• Launch on WordPress.com: currently blocked by the pending final version of the post formats UI.
  • With core team: make a decision on how “structured-post-formats” should be used and declared (if at all) by the theme.
  • With core team: make a decision on fixed navbar—”stay or go.”
  • With Joen, making Quote style improvements.

#3-6, #bundled-theme, #theme, #twentythirteen

Post Formats, Schedules, and Philosophy

Post Formats UI is looking like this right now:
Screen shot 2013-04-23 at 9.05.04 AM

This seems confusing, because it looks like they are icons to insert something (Image, Gallery, Link, Video, etc), but instead of launching a popup to insert a link or an image, the screen changes and the navigation that was just used to choose disappears completely. (Note: If Standard had some indication of being the default/current selection it wouldn’t be as confusing)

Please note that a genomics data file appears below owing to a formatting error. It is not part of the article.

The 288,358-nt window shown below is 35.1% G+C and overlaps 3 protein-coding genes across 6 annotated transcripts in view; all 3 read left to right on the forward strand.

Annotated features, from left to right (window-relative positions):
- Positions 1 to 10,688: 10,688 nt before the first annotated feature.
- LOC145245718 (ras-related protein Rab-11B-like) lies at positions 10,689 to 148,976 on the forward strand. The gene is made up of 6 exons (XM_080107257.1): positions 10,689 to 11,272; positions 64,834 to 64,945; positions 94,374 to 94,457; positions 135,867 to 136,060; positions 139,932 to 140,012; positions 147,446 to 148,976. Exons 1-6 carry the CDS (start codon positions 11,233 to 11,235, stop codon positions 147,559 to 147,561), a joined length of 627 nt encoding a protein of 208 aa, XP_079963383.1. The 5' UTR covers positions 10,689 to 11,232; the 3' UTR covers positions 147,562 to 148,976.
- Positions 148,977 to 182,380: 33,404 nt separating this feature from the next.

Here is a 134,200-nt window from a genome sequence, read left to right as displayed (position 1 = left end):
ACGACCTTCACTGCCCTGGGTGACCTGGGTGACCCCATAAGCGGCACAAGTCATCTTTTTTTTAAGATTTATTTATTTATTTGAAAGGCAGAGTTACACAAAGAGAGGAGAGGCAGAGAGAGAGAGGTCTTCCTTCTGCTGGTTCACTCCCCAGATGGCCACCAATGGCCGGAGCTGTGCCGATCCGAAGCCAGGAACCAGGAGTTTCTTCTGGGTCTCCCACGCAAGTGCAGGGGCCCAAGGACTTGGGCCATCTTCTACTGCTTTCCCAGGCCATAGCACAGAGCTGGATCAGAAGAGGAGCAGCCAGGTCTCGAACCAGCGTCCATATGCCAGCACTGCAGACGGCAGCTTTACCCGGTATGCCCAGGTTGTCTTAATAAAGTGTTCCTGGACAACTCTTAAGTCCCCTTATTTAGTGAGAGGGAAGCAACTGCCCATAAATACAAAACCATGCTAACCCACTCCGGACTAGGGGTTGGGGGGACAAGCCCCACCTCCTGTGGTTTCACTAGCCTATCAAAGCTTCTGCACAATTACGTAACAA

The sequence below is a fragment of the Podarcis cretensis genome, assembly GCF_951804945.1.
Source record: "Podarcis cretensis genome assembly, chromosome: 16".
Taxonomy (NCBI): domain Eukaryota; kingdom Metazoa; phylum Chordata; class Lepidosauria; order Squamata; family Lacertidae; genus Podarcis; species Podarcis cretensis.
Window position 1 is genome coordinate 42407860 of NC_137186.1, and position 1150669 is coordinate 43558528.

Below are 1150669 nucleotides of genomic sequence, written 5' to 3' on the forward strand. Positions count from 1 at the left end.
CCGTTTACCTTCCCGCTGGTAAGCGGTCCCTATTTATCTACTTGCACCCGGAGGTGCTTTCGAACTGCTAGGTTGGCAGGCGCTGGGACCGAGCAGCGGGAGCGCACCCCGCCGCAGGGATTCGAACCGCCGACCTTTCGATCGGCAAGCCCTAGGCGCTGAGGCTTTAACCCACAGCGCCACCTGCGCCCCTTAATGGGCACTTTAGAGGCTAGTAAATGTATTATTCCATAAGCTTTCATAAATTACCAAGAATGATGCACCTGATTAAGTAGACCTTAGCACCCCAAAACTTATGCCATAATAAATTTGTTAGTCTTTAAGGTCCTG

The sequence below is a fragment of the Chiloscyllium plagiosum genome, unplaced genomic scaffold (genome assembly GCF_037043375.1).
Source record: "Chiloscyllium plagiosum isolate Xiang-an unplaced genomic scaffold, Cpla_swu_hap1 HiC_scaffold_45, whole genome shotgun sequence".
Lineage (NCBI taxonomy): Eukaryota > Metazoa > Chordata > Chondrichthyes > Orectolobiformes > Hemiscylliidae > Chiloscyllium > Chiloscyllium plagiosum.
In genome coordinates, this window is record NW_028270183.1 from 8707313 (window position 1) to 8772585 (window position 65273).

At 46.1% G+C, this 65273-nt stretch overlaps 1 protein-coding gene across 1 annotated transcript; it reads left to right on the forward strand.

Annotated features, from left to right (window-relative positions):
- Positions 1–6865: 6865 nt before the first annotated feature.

Clicking on one — say Link — makes the UI change, the big icon row go away, and a format switcher link drops below the title rather than keeping its visual hierarchy above the post stuff, and it’s generally disorienting.

Screen shot 2013-04-23 at 9.09.35 AM

If the user thinks, “Whoa, what happened, I better change format again,” and they click on the “Change format’ link under the title field and next to the “Enter URL” instruction, the screens morphs again to this:

Screen shot 2013-04-23 at 9.12.41 AM

Where the icon strip is back, but the link field has disappeared and the icon next to Add New Post is still a link. This is super confusing. Does it still think it is a link bc they didn’t actively choose to return to standard, they just chose to see the options? If that’s so, why did the url field disappear?